Now, just to be clear, I did not source vanilla beans from Uganda to make this ice cream, even though Jeni's description of them--complex and smoky, with prominent notes of honey, jasmine, ylang-ylang, and amber (p 145)--is quite appealing . Maybe I will go on an online ordering spree at some point and snatch up all the exotic ingredients necessary to take me to the highest level of ice-cream nirvana. But for this experiment I was content using whatever beans Costco had in stock, as I was relatively certain any subtle Ugandan nuances would be obscured by the onslaught of Oreos anyway.

The following recipe is excerpted with permission from Jeni's Splendid Ice Creams at Home. My notes are in blue.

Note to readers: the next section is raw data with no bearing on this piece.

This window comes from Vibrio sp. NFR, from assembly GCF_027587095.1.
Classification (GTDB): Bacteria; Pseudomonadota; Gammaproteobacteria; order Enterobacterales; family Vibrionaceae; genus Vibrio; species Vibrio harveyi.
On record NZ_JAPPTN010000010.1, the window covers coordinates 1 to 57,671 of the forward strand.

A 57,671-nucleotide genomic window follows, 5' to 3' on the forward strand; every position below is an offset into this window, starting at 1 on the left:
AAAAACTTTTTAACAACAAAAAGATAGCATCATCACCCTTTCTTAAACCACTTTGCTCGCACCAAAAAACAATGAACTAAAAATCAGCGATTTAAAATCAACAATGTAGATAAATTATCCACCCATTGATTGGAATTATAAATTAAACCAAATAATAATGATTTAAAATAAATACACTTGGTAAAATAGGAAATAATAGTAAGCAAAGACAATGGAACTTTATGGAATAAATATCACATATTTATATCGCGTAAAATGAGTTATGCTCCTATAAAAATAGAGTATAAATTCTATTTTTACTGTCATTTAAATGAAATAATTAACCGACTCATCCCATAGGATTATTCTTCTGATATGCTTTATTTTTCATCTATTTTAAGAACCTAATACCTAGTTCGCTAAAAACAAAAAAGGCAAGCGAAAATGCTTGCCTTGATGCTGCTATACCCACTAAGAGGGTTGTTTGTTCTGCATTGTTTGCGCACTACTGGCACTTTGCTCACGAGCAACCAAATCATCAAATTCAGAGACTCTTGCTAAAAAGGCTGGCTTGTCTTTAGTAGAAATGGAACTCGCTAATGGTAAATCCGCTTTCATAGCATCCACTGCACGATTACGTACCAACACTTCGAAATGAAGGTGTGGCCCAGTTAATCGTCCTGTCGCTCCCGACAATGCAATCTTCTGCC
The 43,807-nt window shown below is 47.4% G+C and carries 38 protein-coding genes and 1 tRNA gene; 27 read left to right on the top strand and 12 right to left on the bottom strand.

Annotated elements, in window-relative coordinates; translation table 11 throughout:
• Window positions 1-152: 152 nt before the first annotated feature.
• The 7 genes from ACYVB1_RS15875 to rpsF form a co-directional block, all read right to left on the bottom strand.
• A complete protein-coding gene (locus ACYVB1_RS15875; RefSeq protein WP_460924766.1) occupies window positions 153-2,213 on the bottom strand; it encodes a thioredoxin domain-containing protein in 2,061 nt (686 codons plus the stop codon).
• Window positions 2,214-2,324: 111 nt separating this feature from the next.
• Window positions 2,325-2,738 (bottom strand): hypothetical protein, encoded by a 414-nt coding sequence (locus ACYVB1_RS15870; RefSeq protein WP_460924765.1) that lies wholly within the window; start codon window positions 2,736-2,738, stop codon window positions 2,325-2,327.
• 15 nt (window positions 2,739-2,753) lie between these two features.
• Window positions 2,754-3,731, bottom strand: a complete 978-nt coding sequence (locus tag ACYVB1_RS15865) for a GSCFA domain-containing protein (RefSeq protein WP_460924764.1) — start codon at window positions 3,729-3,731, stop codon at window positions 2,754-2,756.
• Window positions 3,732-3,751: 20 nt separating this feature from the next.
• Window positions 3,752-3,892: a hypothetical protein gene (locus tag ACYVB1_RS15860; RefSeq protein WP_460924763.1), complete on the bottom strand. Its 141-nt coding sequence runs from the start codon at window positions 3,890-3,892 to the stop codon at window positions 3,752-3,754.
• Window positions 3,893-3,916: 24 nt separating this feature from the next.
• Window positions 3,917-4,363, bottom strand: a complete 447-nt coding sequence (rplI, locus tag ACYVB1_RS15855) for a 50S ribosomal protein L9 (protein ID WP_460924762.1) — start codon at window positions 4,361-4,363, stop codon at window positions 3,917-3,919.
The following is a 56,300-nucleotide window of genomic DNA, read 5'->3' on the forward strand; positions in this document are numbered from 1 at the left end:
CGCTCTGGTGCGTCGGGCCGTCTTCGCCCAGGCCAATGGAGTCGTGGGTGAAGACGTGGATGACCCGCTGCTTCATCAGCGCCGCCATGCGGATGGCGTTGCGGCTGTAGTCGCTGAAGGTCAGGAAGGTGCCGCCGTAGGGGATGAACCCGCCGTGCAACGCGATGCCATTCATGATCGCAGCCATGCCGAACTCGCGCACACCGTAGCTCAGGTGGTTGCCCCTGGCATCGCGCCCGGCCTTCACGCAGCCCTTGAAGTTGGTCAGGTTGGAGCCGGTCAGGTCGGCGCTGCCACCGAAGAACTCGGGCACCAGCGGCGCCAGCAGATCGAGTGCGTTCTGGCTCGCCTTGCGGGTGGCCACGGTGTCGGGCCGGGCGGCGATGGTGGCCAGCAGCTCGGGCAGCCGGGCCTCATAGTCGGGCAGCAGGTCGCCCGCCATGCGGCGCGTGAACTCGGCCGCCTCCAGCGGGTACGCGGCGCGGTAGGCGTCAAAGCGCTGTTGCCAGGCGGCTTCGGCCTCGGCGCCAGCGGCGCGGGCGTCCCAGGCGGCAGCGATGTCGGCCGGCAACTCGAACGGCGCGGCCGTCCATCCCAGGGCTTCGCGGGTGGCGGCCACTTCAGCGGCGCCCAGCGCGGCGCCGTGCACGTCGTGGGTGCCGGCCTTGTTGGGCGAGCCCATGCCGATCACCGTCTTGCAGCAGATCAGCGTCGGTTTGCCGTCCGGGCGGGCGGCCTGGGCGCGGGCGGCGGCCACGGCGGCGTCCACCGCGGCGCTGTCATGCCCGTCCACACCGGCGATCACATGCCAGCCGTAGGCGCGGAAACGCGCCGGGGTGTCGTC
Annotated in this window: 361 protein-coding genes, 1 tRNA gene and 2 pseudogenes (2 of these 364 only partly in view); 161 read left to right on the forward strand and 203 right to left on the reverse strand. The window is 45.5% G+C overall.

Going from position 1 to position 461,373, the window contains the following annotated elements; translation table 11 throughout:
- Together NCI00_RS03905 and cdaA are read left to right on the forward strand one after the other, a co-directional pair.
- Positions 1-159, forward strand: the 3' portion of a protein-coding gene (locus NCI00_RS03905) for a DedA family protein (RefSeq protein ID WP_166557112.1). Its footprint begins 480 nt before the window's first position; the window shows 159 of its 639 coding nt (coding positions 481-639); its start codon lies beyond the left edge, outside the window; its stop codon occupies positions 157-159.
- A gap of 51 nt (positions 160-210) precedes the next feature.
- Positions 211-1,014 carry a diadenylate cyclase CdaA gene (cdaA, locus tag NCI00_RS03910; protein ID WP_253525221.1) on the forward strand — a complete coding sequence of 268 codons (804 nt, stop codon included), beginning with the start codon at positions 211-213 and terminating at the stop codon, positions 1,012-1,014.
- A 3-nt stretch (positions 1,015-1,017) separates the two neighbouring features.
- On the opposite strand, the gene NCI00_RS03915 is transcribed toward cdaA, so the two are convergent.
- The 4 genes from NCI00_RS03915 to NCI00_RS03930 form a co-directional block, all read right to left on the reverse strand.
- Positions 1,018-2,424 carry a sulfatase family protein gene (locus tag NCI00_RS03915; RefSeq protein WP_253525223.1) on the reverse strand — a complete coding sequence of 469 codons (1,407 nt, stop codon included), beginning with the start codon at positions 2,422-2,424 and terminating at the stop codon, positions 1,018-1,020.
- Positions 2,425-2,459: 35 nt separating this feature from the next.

Ugandan Vanilla Bean Ice Cream
2 cups whole milk
1 tablespoon plus 1 teaspoon cornstarch
1 1/2 ounces (3 tablespoons) cream cheese, softened
1/8 teaspoon fine sea salt
1 1/4 cups heavy cream
2/3 cup sugar
2 tablespoons light corn syrup
1 vanilla bean, split, seeds scraped out, seeds and bean reserved
For my Cookies and Cream variation you'll need 12 or so Homemade Oreos, pulsed into coarse crumbles and crumbs in the food processor or zipped in a gallon-sized bag and smashed to crumbles with a rolling pin or wooden mallet. 

PREP Mix about 2 tablespoons of the milk with the cornstarch in a small bowl to make a smooth slurry. Whisk the cream cheese and salt in a medium bowl until smooth. If you have trouble whisking the cream cheese, microwave it for about 10 seconds to soften it a bit more. Fill a large bowl with ice and water.

COOK Combine the remaining milk, the cream, sugar, and corn syrup, and vanilla seeds and bean in a 4-quart saucepan, bring to a rolling boil over medium-high heat and boil for 4 minutes. Remove from the heat, and gradually whisk in the cornstarch slurry. Bring the mixture back to a boil over medium-high heat and cook, stirring with a heatproof spatula, until slightly thickened, about 1 minute. Remove from the heat.